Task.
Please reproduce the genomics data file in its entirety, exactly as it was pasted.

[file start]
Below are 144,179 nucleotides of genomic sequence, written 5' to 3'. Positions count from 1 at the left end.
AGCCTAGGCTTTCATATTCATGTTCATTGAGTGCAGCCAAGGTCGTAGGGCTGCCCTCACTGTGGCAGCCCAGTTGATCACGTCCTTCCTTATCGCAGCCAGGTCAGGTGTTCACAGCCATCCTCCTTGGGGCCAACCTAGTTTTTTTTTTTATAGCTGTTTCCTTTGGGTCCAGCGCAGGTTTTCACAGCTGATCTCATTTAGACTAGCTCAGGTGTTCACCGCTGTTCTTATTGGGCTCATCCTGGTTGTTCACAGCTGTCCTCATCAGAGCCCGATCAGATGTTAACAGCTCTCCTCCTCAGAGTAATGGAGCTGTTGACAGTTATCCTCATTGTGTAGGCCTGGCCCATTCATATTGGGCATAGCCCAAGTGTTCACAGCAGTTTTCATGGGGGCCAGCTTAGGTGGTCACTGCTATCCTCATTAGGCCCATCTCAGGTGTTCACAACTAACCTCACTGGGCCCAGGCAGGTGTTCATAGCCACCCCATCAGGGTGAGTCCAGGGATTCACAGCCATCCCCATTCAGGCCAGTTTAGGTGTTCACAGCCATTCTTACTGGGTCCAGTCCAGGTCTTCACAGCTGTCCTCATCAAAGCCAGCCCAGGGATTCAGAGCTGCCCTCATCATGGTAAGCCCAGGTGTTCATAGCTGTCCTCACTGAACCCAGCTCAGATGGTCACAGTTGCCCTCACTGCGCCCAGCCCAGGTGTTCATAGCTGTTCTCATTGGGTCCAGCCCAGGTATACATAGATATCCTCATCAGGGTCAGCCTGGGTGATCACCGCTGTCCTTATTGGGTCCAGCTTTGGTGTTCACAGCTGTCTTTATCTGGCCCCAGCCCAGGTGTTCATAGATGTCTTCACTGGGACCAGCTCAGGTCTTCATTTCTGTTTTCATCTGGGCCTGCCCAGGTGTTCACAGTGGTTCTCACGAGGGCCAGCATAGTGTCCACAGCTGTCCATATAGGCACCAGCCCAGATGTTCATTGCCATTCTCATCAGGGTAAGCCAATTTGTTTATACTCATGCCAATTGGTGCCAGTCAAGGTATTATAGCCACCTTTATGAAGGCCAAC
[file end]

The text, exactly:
Below are 144,179 nucleotides of genomic sequence, written 5' to 3'. Positions count from 1 at the left end.
AGCCTAGGCTTTCATATTCATGTTCATTGAGTGCAGCCAAGGTCGTAGGGCTGCCCTCACTGTGGCAGCCCAGTTGATCACGTCCTTCCTTATCGCAGCCAGGTCAGGTGTTCACAGCCATCCTCCTTGGGGCCAACCTAGTTTTTTTTTTTATAGCTGTTTCCTTTGGGTCCAGCGCAGGTTTTCACAGCTGATCTCATTTAGACTAGCTCAGGTGTTCACCGCTGTTCTTATTGGGCTCATCCTGGTTGTTCACAGCTGTCCTCATCAGAGCCCGATCAGATGTTAACAGCTCTCCTCCTCAGAGTAATGGAGCTGTTGACAGTTATCCTCATTGTGTAGGCCTGGCCCATTCATATTGGGCATAGCCCAAGTGTTCACAGCAGTTTTCATGGGGGCCAGCTTAGGTGGTCACTGCTATCCTCATTAGGCCCATCTCAGGTGTTCACAACTAACCTCACTGGGCCCAGGCAGGTGTTCATAGCCACCCCATCAGGGTGAGTCCAGGGATTCACAGCCATCCCCATTCAGGCCAGTTTAGGTGTTCACAGCCATTCTTACTGGGTCCAGTCCAGGTCTTCACAGCTGTCCTCATCAAAGCCAGCCCAGGGATTCAGAGCTGCCCTCATCATGGTAAGCCCAGGTGTTCATAGCTGTCCTCACTGAACCCAGCTCAGATGGTCACAGTTGCCCTCACTGCGCCCAGCCCAGGTGTTCATAGCTGTTCTCATTGGGTCCAGCCCAGGTATACATAGATATCCTCATCAGGGTCAGCCTGGGTGATCACCGCTGTCCTTATTGGGTCCAGCTTTGGTGTTCACAGCTGTCTTTATCTGGCCCCAGCCCAGGTGTTCATAGATGTCTTCACTGGGACCAGCTCAGGTCTTCATTTCTGTTTTCATCTGGGCCTGCCCAGGTGTTCACAGTGGTTCTCACGAGGGCCAGCATAGTGTCCACAGCTGTCCATATAGGCACCAGCCCAGATGTTCATTGCCATTCTCATCAGGGTAAGCCAATTTGTTTATACTCATGCCAATTGGTGCCAGTCAAGGTATTATAGCCACCTTTATGAAGGCCAAC